By petition dated August 19, 2011, the petitioner moved, pursuant to 28 U.S.C. § 2255, to vacate, set aside, or correct his sentence. The petitioner argues that his Sixth Amendment right to effective assistance of counsel was violated because:

1) trial counsel provided misinformation that led the petitioner to enter an unknowing and involuntary guilty plea; 2) trial and appellate counsel failed to argue that an obstruction of justice enhancement was improper under the Sentencing Guidelines; 3) trial counsel failed to object to the Indictment being duplicative; 4) trial counsel failed to argue that the petitioner's pre-trial confinement should warrant a reduction in his sentence; and 5) trial counsel failed to disclose to the court fraud charges, unrelated to the current case, brought against one of the Government agents involved in the investigation. The petitioner contends that he is entitled to an evidentiary hearing on these issues.

II.

The Court of Appeals for the Second Circuit has repeatedly held that waivers of the right to appeal contained in plea agreements are valid and enforceable. See, e.g., United States v. Lee, 523 F.3d 104, 106 (2d Cir. 2008); United States v. Morgan, 406 F.3d 135, 137 (2d Cir. 2005); Garcia--Santos v. United States, 273 F.3d 506, 509 (2d Cir. 2001) (per curiam). The Court of Appeals has also held that knowing and voluntary waivers of the right to litigate pursuant to § 2255 are valid and enforceable. See Frederick v. Warden, Lewisburg Corr. Facility, 308 F.3d 192, 195 (2d Cir. 2002) ("There is no general bar to a waiver of collateral attack rights in a plea agreement.") (citation omitted); Garcia--Santos, 273 F.3d at 509.

The circumstances under which the Court of Appeals has declined to enforce waivers of the right to appeal are very limited. As the Court of Appeals noted in Gomez--Perez, the exceptions include situations:

[W]hen the waiver was not made knowingly, voluntarily, and competently, when the sentence was imposed based on constitutionally impermissible factors, such as ethnic, racial or other prohibited biases, when the government breached the plea agreement, or when the sentencing court failed to enunciate any rationale for the defendant's sentence . . . . 215 F.3d at 319 (internal citations omitted) (collecting cases).

To the extent that a claim of ineffective assistance of counsel challenges the process by which the Plea Agreement was entered into, it can survive the waiver provision in a Plea Agreement. Parisi v. United States, 529 F.3d 134, 138 (2d Cir. 2008). However, "[t]o raise a claim despite a guilty plea or appeal waiver, the petitioner must show that the plea agreement was not knowing and voluntary, because the advice he received from counsel was not within acceptable standards." Id. (internal quotation marks and citations omitted). The Court of Appeals explained that, "[a]n ineffective assistance of counsel claim survives the guilty plea or the appeal waiver only where the claim concerns the advice [the defendant] received from counsel." Id. (internal quotation marks and citation omitted) (alteration in original); see also Garafola v. United States, No. 09 Civ. 10280, 2012 WL 6622684, at *6-7 (S.D.N.Y. Dec. 20, 2012).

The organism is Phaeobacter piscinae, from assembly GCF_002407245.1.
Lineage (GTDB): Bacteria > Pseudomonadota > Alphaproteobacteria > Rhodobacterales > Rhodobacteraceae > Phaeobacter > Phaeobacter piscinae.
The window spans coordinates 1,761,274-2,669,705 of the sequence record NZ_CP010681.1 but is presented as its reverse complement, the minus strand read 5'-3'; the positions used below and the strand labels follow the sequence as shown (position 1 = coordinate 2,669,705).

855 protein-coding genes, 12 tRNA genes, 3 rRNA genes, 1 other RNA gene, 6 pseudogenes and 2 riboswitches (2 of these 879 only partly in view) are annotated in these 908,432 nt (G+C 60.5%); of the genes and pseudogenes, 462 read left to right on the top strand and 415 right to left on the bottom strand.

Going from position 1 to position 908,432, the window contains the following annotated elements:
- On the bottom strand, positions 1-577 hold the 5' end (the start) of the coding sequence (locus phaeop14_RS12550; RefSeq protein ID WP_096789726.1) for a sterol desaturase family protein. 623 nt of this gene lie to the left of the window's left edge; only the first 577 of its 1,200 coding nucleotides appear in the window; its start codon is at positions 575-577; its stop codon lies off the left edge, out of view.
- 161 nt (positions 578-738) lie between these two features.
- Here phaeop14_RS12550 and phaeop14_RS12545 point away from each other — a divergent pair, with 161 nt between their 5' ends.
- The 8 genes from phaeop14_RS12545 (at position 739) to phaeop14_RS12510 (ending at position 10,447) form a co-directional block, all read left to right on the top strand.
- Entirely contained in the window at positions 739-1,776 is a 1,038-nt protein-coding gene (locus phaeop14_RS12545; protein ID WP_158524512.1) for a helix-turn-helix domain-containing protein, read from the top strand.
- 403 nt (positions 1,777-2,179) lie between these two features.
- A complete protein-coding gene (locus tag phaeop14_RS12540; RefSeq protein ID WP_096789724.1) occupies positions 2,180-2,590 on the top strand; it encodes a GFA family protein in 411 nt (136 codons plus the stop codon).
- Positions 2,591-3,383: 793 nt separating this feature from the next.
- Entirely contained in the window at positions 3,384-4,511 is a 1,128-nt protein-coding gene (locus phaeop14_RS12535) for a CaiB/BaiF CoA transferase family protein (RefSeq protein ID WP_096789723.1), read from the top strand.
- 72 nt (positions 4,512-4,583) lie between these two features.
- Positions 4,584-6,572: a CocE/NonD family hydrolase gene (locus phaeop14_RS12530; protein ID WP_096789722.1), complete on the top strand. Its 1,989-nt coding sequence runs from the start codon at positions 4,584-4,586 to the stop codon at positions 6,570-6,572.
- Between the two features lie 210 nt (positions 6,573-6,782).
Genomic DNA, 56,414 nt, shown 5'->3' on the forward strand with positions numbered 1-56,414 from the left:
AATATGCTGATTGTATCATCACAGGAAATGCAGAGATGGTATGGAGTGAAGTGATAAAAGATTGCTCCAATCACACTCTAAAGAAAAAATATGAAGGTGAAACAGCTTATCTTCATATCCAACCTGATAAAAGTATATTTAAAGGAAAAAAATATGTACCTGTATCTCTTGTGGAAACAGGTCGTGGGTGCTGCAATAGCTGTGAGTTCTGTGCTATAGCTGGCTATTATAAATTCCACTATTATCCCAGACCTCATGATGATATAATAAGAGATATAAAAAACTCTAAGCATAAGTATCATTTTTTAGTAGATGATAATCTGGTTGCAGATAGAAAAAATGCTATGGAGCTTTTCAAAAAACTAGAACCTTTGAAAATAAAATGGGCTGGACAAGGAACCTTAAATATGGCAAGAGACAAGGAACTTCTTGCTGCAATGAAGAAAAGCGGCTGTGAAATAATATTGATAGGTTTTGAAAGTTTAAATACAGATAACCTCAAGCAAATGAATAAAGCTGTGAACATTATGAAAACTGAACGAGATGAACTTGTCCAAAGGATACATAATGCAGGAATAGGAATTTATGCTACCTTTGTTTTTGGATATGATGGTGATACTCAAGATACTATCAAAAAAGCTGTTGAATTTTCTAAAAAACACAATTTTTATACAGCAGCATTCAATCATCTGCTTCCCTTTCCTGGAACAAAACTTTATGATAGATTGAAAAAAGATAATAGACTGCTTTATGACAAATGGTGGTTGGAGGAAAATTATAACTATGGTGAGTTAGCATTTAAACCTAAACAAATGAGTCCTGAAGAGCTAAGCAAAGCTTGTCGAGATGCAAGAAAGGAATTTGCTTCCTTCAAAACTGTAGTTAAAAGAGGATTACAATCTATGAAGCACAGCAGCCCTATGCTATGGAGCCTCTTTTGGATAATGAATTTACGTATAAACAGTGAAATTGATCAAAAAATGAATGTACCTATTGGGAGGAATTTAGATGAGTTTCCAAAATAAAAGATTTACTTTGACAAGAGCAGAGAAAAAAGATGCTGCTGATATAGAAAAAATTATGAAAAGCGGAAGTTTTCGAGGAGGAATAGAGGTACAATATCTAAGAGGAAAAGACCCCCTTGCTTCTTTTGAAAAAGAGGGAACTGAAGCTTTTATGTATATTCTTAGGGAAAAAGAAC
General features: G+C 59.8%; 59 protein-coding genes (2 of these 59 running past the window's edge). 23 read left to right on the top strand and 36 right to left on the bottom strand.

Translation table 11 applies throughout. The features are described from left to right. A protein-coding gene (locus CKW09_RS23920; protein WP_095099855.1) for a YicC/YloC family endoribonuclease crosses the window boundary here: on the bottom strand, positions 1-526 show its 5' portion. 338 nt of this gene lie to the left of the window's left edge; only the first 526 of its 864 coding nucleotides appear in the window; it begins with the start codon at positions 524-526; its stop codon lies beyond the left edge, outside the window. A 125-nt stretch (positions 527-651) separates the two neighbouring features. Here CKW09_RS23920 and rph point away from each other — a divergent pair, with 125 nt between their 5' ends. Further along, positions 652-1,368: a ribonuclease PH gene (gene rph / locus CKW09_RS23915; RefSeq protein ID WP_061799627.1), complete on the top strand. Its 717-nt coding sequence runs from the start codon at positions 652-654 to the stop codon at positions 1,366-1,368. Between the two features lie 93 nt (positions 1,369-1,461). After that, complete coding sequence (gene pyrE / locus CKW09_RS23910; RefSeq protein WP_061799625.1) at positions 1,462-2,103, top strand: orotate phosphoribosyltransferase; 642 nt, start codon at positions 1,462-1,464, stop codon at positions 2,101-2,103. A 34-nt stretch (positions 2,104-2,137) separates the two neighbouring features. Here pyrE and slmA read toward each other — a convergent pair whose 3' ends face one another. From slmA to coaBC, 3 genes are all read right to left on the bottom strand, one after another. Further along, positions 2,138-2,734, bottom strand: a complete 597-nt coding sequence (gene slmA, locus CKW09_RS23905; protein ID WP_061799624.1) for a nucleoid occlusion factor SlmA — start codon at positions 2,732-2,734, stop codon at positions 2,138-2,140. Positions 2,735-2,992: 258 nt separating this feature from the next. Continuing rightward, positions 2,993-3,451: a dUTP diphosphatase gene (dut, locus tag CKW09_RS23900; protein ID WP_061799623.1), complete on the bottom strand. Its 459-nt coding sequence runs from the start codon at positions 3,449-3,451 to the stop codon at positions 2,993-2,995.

A.

The petitioner argues that the acceptance of his guilty plea was involuntary and unknowing because it was predicated on misrepresentations made by trial counsel. Because this argument relates to the negotiation and entry of the plea, it is not procedurally barred by the waiver provision. See Parisi, 529 F.3d at 138. However, this argument is without merit. Courts apply the framework established in Strickland v. Washington, 466 U.S. 668 (1984), to evaluate a § 2255 claim that argues that a guilty plea was involuntary or unknowing due to ineffective assistance of counsel. See Hill v. Lockhart, 474 U.S. 52, 57-58 (1985) (applying Strickland to guilty pleas). To establish a claim of ineffective assistance of counsel, the petitioner must show both that 1) his counsel's performance was deficient in that it was objectively unreasonable under professional standards prevailing at the time, and 2) his counsel's deficient performance was prejudicial to his case. See Strickland, 466 U.S. at 687; Bunkley v. Meachum, 68 F.3d 1518, 1521 (2d Cir. 1995).

To meet the first prong of this test, the petitioner must establish that his counsel "made errors so serious that counsel was not functioning as the 'counsel' guaranteed . . . by the Sixth Amendment." Strickland, 466 U.S. at 687. There is a "strong presumption" that defense counsel's conduct fell within the broad spectrum of reasonable professional assistance, and a petitioner bears the burden of proving "that counsel's representation was unreasonable under prevailing professional norms and that the challenged action was not sound strategy." Kimmelman v. Morrison, 477 U.S. 365, 381 (1986) (citing Strickland, 466 U.S. at 688-89).